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This article is one of a series on
professional counseling, coaching, and therapy with (a) low-nurturance
(dysfunctional) families and with (b) typical
and trauma. These articles for
professionals are under construction.
This series assumes you're familiar with:
Before continuing, pause and reflect - why are you reading this article?
What do you
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The Web address of this article is
This article focuses on clinical considerations for effective work
with the stepfamily of a couple who is somewhere between
psychological re/divorce and post-decree grieving and restabilizing.
Clinical goals vary, depending on where the client
family is on this continuum. This
key definitions and
special client assessment
typical intervention goals
with these complex clients.
To get the most from this
article, first study...
introduction to these clinical articles, and this overview of the
they're based on;
this definition of
this slide presentation on
the [wounds + unawareness] cycle
which promotes psychological and legal separation and divorce. If you
have trouble viewing the slides, see this.
these summaries of
requisites for satisfying
relationships, and typical
mates seek to fill by their primary relationship;
these summaries of five
and three common stepfamily stressors;
proposal about surface ("presenting") problems and the underlying
problems that cause them;
this perspective on
effective clinical assessment of
divorcing-family and stepfamily client.
this summary of typical
assessment targets with these complex
Here divorce means (a) the multi-year sequence of psychological +
spiritual + social + financial + legal disintegration of the relationship
between two committed partners, and (b) the interrelated effects of this
disintegration on their (step)family
Each person has a unique definition of this term, which can mean many
different things. Re/divorce occurs when one
or both mates have divorced psychologically or legally before.
Implication - effective clinical work is more likely if the clients and
clinician evolve a common definition of what divorce means in their
clinical metasystem's context.
The multi-year divorce process can be framed by human-service providers and
each family member as negative (a stressor), positive
(a stress reliever), or both, depending on how it affects various family
members. It can also be framed as "very difficult" to "successful,"
reflecting the overall degree of conflict, loss, hostility, blame, and
Divorce-adjustment includes (a) each family-member's personal
stabilizing to divorce-related changes and
and (b) the client family system's stabilizing to these. Each member of a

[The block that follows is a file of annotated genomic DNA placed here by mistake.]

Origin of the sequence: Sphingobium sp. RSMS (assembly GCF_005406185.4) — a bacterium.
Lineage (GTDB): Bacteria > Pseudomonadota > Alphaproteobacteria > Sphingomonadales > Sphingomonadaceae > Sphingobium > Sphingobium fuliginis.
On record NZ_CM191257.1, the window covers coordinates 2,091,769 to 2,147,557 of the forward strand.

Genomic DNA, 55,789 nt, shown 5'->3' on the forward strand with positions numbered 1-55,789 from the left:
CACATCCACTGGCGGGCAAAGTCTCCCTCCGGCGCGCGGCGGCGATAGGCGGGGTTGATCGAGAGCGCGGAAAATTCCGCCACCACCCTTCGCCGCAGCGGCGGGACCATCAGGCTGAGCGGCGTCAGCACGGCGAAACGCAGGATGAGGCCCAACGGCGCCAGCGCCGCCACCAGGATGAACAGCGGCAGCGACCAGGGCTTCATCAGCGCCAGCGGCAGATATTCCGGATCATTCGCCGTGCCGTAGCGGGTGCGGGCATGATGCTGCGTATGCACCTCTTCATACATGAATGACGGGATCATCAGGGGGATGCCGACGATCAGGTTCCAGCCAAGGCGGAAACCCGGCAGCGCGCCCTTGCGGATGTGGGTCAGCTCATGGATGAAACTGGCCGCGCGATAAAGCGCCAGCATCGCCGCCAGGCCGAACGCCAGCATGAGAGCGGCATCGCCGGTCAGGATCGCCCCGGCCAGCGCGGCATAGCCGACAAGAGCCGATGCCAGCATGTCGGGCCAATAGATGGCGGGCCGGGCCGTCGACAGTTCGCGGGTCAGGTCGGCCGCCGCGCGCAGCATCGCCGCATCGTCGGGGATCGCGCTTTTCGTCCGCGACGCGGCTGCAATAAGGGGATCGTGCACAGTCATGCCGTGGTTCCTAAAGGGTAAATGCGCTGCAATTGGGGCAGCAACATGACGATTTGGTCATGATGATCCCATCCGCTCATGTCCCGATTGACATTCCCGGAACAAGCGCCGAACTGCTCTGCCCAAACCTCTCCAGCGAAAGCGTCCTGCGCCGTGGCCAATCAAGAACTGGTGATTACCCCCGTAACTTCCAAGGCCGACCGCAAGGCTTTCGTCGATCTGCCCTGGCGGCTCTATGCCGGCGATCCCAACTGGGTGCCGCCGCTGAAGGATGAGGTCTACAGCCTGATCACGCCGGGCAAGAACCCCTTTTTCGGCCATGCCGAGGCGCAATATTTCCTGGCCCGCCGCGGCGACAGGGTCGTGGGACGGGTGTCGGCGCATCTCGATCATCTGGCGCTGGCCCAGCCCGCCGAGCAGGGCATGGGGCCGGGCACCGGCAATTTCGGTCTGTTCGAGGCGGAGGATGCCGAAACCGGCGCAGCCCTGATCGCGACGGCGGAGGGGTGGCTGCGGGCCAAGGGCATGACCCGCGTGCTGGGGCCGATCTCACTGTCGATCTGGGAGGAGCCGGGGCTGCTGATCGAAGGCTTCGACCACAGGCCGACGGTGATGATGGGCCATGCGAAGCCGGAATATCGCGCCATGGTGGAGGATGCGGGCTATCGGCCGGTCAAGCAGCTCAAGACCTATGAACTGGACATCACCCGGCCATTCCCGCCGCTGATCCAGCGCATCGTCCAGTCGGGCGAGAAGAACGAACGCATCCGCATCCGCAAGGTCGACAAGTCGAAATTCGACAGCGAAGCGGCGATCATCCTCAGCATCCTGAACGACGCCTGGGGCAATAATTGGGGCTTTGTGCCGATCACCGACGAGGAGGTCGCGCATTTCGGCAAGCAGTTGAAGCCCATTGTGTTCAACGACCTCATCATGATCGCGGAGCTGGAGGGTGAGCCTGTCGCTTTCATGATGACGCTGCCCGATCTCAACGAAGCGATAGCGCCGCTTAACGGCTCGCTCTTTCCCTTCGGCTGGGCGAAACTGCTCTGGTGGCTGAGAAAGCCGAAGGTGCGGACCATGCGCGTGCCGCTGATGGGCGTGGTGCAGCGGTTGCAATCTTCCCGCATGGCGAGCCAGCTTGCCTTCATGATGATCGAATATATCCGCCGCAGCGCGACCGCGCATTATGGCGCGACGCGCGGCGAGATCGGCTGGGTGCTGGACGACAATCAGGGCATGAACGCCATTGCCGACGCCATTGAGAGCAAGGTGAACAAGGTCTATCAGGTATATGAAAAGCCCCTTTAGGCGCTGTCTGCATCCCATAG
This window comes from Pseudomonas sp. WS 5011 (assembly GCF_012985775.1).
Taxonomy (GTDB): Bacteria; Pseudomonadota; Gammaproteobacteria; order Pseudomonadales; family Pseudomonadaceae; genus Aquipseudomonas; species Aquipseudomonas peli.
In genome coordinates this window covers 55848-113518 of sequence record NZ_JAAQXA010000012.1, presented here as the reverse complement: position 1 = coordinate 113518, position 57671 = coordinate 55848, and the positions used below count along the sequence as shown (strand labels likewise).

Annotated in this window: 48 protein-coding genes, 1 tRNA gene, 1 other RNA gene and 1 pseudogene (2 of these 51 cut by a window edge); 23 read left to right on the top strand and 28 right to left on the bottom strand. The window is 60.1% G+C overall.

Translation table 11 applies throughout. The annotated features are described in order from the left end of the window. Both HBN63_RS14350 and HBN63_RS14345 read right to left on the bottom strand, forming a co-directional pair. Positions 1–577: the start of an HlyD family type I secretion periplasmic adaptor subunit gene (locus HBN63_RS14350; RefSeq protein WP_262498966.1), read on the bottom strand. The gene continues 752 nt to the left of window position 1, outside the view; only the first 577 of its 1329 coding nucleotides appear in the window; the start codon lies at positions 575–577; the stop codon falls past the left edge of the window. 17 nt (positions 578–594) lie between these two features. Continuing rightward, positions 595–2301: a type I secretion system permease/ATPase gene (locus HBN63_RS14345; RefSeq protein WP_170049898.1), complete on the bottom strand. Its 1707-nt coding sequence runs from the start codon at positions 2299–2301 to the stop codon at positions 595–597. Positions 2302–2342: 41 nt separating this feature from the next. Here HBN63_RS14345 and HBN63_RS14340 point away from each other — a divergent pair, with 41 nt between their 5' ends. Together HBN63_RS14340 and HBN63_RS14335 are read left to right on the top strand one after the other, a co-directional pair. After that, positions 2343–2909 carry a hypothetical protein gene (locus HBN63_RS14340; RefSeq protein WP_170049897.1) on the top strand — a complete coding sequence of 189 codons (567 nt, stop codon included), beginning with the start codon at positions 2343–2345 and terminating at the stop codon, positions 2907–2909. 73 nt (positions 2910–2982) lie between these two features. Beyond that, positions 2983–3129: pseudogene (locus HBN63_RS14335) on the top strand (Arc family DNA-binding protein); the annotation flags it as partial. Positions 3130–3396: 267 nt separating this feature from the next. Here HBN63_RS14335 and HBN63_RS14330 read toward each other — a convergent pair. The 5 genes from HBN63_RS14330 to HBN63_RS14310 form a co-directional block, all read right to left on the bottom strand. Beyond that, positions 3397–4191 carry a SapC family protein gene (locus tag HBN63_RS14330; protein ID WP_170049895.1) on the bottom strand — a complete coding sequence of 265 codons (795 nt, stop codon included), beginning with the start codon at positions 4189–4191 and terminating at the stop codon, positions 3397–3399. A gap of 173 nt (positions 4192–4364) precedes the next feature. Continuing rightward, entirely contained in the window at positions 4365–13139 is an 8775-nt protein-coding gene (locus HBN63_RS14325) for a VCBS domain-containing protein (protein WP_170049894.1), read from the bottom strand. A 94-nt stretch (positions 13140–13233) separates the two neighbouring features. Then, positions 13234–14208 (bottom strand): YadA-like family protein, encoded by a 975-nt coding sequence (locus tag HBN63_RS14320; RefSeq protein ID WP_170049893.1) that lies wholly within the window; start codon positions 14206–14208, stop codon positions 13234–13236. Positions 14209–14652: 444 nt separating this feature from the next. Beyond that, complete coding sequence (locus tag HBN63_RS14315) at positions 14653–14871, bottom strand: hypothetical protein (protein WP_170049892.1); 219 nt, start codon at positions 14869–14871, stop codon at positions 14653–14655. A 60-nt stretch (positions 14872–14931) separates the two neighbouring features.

re/divorcing family system will be at their own unique point on the
continuum between not-adjusted to fully-adjusted and stable. A vital
variable in true divorce adjustment is the multi-loss, multi-level grieving
process in each person and the whole system.
Generally, effective clinical service means "adequately
filling the short and long-term
of (a) affected client-family members and (b) the human-service providers
involved in the case. For re/divorcing client families, the definition of
effective clinical service depends on (a) the mix client-adults respective
primary needs and (b) the clinician's values about "divorce." For instance,
clinicians who feel responsible to "save this marriage" will have a
different definition than one who feels "I want to help this family
understand and accept their reality, grieve their losses, and stabilize
their reorganized family effectively."
Re/marriage - can mean
different things to each person in the clinical metasystem. Effective
service is most likely if the clinician works to see that everyone is clear
on what this term means.
Primary relationship implies that each mate puts their relationship
above all other human (vs. spiritual) relationships, including those with
any dependents. Psychologically-
may have some subselves who choose this priority, and other subselves who
don't. Where true, this promotes in behavioral
confusion and distrust, and
communication and problem-solving.
What's Unique About Re/divorcing Client Families?
Key Assessment and Intervention Considerations
The first thing to assess is your own and any supervisor, co-therapist's,
and/or consultant's attitudes about divorce and working with divorcing
couples and families. Then assess is whether each mate is ambivalent
about separation and divorce, committed to it, or resistant to it. These
will shape your clinical goals and strategy.
Variable Assessment Options
Setting Clinical Objectives